- Improved access to care
- Reduced stigma
- Avoidance of treatment errors and duplicative tests and lab work that are costly
- Greater convenience and satisfaction for families
- Improved adherence to treatment
- Increased likelihood that families follow through with referral for mental health services and supports
- Decreased use of unneeded medical and emergency services
- Reduced treatment errors by using an integrated medical chart
- Increased consultation, referral and collaboration because of regular contact between mental health and primary care providers
- Decreased wait times between mental health referrals and initial appointments
- Encouraged the development of individualized care plans and established clear lines of responsibility for follow-up
- Increased attention to the treatment preferences of families
However, for families and youth to obtain the benefits of integrated care, they must be involved in the development of integrated care programs in their communities to ensure these efforts work for them.
NAMI recently released a family guide, Integrating Mental Health and Pediatric Primary Care [PDF], to provide families with a roadmap to help them navigate the integrated care landscape. The guide also provides practical information on how families and youth can become more involved in the integrated care movement to improve the quality of care they receive. Here is a brief summary of action steps:
- Ask your primary care provider questions about integrated care
- Communicate the importance of integrated care with your primary care provider and share information about your treatment preferences, concerns and cultural perspectives to help your primary care provider develop an integrated treatment plan that works for you and your child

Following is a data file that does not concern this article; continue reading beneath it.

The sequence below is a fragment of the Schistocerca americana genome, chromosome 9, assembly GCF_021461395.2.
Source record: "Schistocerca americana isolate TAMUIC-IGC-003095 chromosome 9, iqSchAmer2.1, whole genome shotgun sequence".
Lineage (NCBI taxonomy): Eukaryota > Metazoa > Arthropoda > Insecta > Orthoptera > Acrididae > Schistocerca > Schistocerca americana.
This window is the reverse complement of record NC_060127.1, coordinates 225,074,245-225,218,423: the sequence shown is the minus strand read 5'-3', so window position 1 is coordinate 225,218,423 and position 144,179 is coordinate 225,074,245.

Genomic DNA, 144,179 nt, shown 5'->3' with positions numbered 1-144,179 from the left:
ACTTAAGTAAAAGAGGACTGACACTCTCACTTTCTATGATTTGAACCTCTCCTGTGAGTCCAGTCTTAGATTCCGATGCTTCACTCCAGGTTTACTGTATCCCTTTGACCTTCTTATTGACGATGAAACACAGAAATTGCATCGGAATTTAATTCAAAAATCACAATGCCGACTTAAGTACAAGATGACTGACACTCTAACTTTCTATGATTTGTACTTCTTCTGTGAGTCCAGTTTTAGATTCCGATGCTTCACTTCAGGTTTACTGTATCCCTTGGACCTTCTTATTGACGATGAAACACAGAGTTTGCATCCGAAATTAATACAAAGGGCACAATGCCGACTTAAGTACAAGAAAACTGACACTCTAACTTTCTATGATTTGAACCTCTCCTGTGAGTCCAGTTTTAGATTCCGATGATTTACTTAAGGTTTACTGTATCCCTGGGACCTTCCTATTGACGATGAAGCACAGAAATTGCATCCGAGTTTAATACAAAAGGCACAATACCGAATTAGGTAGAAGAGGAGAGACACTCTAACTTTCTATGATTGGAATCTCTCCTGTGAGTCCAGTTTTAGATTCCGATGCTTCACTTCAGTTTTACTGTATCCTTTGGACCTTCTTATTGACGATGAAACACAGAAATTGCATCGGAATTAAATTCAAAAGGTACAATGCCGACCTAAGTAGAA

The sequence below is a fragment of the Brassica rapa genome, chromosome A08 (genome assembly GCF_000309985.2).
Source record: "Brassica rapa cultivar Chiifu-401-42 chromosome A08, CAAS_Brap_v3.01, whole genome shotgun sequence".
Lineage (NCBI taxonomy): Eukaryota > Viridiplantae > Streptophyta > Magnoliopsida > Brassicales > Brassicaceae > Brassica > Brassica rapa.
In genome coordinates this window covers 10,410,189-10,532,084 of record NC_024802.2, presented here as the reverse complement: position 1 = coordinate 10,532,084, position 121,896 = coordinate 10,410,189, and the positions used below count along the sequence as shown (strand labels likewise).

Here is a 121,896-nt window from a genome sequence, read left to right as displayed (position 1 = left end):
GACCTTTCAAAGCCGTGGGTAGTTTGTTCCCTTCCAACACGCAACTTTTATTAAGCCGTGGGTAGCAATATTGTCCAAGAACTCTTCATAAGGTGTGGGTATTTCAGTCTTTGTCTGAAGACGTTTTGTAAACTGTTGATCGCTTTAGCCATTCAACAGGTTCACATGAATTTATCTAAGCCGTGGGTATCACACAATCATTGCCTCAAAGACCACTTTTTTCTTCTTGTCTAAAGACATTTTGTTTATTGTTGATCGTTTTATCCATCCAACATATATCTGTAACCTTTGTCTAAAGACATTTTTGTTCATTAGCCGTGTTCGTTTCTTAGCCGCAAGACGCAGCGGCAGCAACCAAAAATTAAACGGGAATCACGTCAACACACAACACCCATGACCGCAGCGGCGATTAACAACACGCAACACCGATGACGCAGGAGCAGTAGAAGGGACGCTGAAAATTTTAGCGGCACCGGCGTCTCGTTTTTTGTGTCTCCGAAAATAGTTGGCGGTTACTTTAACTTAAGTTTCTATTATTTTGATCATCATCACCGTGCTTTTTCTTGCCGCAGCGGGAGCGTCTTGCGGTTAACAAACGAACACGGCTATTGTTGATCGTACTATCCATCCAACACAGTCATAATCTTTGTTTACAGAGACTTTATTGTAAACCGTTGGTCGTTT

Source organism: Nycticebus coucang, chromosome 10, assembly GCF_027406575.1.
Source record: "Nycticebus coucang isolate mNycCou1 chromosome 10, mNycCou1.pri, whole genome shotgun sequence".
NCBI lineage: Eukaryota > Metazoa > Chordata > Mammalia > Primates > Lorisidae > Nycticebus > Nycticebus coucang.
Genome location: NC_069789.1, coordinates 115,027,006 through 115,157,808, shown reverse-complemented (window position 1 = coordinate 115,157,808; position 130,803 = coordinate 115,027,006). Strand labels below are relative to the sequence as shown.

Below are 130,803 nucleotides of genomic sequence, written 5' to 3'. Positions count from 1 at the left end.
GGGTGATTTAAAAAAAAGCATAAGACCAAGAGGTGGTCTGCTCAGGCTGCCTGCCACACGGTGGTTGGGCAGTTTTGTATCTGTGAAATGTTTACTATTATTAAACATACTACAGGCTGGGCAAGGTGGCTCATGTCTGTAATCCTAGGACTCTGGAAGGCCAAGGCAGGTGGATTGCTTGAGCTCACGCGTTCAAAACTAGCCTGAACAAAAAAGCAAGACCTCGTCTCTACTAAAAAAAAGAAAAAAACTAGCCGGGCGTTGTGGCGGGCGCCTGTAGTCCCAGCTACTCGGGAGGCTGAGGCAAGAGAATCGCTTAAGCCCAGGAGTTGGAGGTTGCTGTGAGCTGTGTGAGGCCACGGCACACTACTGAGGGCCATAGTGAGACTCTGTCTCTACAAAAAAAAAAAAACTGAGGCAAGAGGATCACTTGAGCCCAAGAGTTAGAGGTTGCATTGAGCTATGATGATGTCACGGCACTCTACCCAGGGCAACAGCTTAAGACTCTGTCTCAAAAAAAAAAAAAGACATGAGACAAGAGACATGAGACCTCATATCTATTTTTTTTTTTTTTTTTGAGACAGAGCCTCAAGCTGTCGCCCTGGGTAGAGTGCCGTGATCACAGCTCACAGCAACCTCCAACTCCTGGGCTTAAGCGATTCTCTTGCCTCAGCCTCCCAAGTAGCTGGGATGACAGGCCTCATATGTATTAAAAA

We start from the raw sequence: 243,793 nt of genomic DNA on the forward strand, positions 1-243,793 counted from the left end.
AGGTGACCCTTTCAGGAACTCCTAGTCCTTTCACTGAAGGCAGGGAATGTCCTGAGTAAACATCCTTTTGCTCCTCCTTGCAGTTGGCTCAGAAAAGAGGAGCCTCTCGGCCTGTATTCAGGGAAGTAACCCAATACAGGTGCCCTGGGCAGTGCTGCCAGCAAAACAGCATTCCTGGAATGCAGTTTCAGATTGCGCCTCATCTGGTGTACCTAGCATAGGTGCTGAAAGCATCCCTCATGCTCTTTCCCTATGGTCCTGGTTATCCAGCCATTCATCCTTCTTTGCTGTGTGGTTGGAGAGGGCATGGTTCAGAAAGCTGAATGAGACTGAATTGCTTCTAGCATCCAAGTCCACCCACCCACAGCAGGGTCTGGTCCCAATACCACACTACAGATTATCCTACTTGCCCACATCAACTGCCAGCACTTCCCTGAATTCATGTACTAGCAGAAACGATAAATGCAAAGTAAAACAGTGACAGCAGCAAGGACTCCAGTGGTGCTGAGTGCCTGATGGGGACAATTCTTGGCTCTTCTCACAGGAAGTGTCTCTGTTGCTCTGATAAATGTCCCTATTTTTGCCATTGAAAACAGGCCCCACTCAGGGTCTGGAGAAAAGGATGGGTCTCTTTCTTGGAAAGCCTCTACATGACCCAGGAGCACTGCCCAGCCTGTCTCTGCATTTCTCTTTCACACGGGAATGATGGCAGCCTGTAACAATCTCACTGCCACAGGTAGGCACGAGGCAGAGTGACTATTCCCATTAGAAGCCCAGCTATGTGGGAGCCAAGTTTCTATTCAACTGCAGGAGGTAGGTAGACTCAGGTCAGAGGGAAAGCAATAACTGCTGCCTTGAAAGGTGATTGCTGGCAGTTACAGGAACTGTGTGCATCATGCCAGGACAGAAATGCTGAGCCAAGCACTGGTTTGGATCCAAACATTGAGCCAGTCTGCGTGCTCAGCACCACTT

- Help your primary care office implement integrated care approaches
- Gather families to become involved in the integrated care movement to ensure that effective integrated care is delivered in your community
- Reach out to stakeholders in your community, including provider organizations, private insurance companies, state legislators and others, to make the case for integrated care
- Use your network to find creative solutions to the challenges of implementing integrated care
Integrated care promises to improve the experience of families accessing health care for their child, whether it is accessing services for mental health or physical health concerns. However, in order for it to live up to its promise, families and youth must be involved in all aspects of integrated care. NAMI has compiled a broad range of resources to support families and youth with this charge.
To learn more about integrated care and to access the family guide, visit NAMI’s Integrating Mental Health and Pediatric Primary Care Resource Center at www.nami.org/primarycare.
1 These positive outcomes were compiled from personal communication with health care providers, program leaders, and families who have experience with integration efforts and from outcomes data collected by the Massachusetts Child Psychiatry Access Project and ICARE project that are described in this family guide.